When good institutions go bad
The last few weeks have seen a dismaying upturn in the number of semi-public institutions which seem to out to make a buck rather than a contribution, risking the contributions they've alread made.
ISO has the potential to cause the largest trainwreck, with plans to require licensing fees from those who use their language codes (ISO 639), country codes (ISO 3166), and currency codes (ISO 4127). The W3C has posted a letter to ISO, noting that:
These and similar codes are widely used on the Web. In particular the language and country codes are of direct interest to W3C and the users of W3C Recommendations in the context of HTTP, HTML and XML and various other technologies. Language and country codes currently provide a single, standard way of identifying languages (and locales) throughout the Web. Multilingual Web sites and Web pages, as well as internationalization and localization features, would be particularly affected.
Any charges for the use of these standards are going to lead to fragmentation, delay in deployment, and in effect a lack of standardization. In particular, those users who depend upon multi-lingual or non-English language services will suffer.
Meanwhile, another highly-respected organization which has made substantial contributions to the Web seems to have gone fishing for loot as well. OCLC, the Online Computer Library Center, one of the lead drivers behind Dublin Core, a vocabulary at the heart of many RDF projects, is suing the Library Hotel for daring to structure a library around the Dewey Decimal System, which was created in 1874. It's a trademark case, so things like patent and copyright expiration don't apply, but it's hardly encouraging to see an organization so critical to the information infrastructures of the world - not just the Web - "seeking damages of three times the profits the hotel has made since it opened". Trademark law does require defending the trademark, sure, but this? Come on.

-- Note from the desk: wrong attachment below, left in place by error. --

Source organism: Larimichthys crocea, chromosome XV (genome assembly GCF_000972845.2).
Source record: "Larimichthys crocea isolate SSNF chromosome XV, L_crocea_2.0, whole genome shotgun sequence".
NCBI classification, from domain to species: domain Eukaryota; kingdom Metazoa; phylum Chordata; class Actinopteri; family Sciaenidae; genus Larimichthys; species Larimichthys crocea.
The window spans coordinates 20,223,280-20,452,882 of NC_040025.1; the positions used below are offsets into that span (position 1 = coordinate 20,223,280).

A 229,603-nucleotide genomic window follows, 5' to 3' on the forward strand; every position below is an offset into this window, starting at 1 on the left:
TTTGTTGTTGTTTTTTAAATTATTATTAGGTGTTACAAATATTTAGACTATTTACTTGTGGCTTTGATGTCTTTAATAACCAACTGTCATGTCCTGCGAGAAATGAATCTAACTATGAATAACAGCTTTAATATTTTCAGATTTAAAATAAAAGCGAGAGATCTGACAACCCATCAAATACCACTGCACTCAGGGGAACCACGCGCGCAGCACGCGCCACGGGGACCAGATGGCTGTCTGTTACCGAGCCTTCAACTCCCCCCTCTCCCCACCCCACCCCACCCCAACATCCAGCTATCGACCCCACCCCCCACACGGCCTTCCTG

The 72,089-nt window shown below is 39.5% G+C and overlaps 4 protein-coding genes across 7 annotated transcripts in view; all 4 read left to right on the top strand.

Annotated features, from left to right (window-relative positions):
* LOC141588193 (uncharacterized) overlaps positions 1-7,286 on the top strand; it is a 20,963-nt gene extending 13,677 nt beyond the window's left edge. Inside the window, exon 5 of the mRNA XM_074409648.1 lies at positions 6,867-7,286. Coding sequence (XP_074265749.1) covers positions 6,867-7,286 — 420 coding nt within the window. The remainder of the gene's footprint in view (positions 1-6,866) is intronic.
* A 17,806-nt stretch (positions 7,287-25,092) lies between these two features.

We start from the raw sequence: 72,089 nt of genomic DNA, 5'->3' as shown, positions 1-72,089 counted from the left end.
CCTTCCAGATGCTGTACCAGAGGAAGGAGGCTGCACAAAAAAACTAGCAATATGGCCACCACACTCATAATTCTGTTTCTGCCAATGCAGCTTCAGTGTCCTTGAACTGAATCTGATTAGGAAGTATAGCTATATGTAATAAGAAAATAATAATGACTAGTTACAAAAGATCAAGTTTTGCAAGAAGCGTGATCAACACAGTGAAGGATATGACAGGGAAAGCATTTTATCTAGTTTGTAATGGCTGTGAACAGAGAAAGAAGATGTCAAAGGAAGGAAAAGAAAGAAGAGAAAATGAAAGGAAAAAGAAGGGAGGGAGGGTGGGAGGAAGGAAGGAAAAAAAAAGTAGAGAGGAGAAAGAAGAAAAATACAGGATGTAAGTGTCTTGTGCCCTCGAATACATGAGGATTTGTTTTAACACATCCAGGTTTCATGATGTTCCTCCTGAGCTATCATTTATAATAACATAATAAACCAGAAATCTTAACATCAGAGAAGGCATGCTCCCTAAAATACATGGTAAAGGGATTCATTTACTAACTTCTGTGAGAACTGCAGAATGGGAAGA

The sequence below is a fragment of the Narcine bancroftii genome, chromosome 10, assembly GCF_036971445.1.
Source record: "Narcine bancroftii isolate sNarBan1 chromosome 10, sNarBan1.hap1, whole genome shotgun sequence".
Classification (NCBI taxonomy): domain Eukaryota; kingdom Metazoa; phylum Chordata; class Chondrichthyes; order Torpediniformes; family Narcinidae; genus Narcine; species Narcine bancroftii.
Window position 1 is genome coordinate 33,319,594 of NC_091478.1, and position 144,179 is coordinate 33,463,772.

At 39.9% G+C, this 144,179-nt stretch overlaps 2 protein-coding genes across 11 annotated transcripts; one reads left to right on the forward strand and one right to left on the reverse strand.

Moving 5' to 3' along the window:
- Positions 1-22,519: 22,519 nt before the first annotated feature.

I've been a critic of the W3C's structure for a long time now, having doubts about the nature of vendor consortia. On these kinds of issues, however, the W3C seems to be well ahead of its peers. While the process of creating many W3C specifications may remain veiled in mystery, the specifications themselves are open for anyone to implement, free of charge - and the W3C seems intent on keeping it that way, even in the face of recent patent lunacy.
The larger problem this illustrates isn't the greedy nature of everyone, but rather the difficulties of trust in a world where organizations are underfunded and expected to scramble for dollars. Building organizations which are intended to promote the sharing of resources requires an independent source of funds. Otherwise, organizations will end up placing tolls on their results, impeding the very sharing they were set up to create.
Simon St. Laurent is an associate book editor at O'Reilly Media, Inc..